In a previous blog, we talked about learning together and some different (and fun) resources you and your mentoring partner can check out together. In this short video, CEO of CME, Lisa Fain, discusses why doing activities like learning together can strengthen not only learning, but your relationship with your mentoring partner.
For a change of pace, here are a few resources (2 that are unlikely) related to mentoring.
#1 – A great Ted X talk
Check out this great TEDx Talk by University of Maryland professor Dr. Kimberly Griffin. There are great references to Marvel comics and reality TV, as well as three critical takeaways:
- Remember mentoring is about relationship.
- Don’t seek one mentor to provide answers to all your questions. Instead, create a group of mentors who can provide a variety of guidance.
- Be mindful of the rule of reciprocity — Think about what you have to give to your mentors, not just what you have to get.
Dr. Kimberly Griffin during her TEDx talk
You can find Dr. Kimberly Griffin on Twitter: @doctorkag
Find Cara Allwill Leyba on IG: @thechampagnediet
#3 – A Classic film
I first saw Cinema Paradiso when I was a teenager, and I remember getting goosebumps then. I still love this film, which reminds us how a mentor’s voice can shape us, stay in our heads, and guide our decisions long after the mentoring period has passed.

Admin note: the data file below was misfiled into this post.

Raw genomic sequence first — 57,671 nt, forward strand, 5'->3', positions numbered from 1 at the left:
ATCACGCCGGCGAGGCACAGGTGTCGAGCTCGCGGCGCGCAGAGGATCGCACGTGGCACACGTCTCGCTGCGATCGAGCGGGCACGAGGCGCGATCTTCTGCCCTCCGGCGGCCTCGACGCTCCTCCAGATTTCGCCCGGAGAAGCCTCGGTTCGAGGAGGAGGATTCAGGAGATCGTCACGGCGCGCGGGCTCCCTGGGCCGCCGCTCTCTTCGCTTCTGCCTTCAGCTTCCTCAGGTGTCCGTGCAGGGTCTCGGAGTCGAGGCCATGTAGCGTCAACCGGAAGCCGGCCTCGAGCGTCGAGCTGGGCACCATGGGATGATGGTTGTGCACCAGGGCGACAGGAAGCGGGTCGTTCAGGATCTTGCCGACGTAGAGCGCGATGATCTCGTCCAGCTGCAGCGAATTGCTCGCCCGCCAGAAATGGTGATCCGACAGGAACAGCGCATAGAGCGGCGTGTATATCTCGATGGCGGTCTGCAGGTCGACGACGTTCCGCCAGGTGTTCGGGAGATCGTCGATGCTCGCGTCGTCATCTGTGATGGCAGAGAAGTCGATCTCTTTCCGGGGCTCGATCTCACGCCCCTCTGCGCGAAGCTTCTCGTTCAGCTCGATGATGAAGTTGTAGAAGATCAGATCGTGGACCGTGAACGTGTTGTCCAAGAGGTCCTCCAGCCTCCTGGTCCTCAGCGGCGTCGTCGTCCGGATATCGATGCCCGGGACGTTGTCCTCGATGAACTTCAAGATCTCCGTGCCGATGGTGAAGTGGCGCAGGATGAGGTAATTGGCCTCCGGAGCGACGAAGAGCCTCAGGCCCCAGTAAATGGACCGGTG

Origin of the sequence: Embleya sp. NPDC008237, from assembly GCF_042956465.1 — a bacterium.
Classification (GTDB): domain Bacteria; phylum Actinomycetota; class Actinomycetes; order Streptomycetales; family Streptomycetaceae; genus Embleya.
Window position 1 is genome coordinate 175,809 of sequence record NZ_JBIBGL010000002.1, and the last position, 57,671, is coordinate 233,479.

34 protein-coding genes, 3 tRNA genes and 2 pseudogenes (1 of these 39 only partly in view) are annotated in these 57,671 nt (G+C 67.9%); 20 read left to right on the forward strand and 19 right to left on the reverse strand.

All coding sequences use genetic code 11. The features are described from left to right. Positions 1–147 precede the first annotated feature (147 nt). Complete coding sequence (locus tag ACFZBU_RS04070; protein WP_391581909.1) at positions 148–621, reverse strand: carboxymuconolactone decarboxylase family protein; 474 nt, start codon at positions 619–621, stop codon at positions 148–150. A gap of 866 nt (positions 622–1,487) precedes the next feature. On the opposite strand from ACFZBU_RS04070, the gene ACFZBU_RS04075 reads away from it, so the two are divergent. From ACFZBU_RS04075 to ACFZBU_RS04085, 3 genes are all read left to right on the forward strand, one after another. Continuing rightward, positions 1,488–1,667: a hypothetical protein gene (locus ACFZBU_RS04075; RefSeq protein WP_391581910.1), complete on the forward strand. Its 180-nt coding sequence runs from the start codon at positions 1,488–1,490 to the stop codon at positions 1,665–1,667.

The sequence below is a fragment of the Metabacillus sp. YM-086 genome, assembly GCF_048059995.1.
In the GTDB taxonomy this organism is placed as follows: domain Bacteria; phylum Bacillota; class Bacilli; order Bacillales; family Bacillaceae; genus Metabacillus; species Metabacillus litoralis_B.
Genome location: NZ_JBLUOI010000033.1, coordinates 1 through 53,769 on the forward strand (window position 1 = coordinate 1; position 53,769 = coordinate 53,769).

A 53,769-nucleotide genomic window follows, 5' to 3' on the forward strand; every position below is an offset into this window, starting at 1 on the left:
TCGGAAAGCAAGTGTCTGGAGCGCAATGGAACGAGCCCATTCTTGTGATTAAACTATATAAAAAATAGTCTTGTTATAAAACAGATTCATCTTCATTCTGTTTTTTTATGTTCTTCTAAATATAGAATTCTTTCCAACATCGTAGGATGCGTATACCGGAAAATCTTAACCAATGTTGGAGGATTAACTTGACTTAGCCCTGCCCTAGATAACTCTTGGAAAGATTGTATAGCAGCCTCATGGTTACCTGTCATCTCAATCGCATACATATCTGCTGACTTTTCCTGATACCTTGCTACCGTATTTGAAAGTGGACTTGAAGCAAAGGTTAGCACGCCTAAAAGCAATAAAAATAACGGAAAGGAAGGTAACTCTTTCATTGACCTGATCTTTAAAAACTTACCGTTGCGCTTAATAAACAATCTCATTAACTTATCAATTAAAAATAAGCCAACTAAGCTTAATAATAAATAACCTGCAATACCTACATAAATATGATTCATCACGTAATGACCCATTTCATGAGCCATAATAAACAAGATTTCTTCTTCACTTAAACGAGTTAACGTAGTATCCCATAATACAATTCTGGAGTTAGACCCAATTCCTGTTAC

#2 – A Poem
This poem reminds us that we are constantly evolving the importance of taking ownership of our learning and growth.
Worthy by Cara Alwill Leyba (from the book, Stripped),
You must aggressively
from negative thoughts,
and disempowering beliefs.
You must believe
with every thread of your heart
that you are worthy.
You must make your personal evolution
a full-time job.
One way to harness the power of mentoring is for mentor and mentee to study something together. I employ this practice in one of my current mentoring relationships. My mentee and I choose a topic and find a book or article related to the topic to read between our monthly sessions It’s been an excellent way for both of us to learn and to guide our discussions.
Here are some tips to make this work for you:
Agree on the mechanics.
Decide who will choose the reading and how much of it you will discuss at the next meeting.
Keep it relevant.
Make sure that the topic is related to the mentee’s goals. In mentoring, learning is always for the sake of development, and it should be tailored to the mentee’s learning objectives.
Right-size the homework.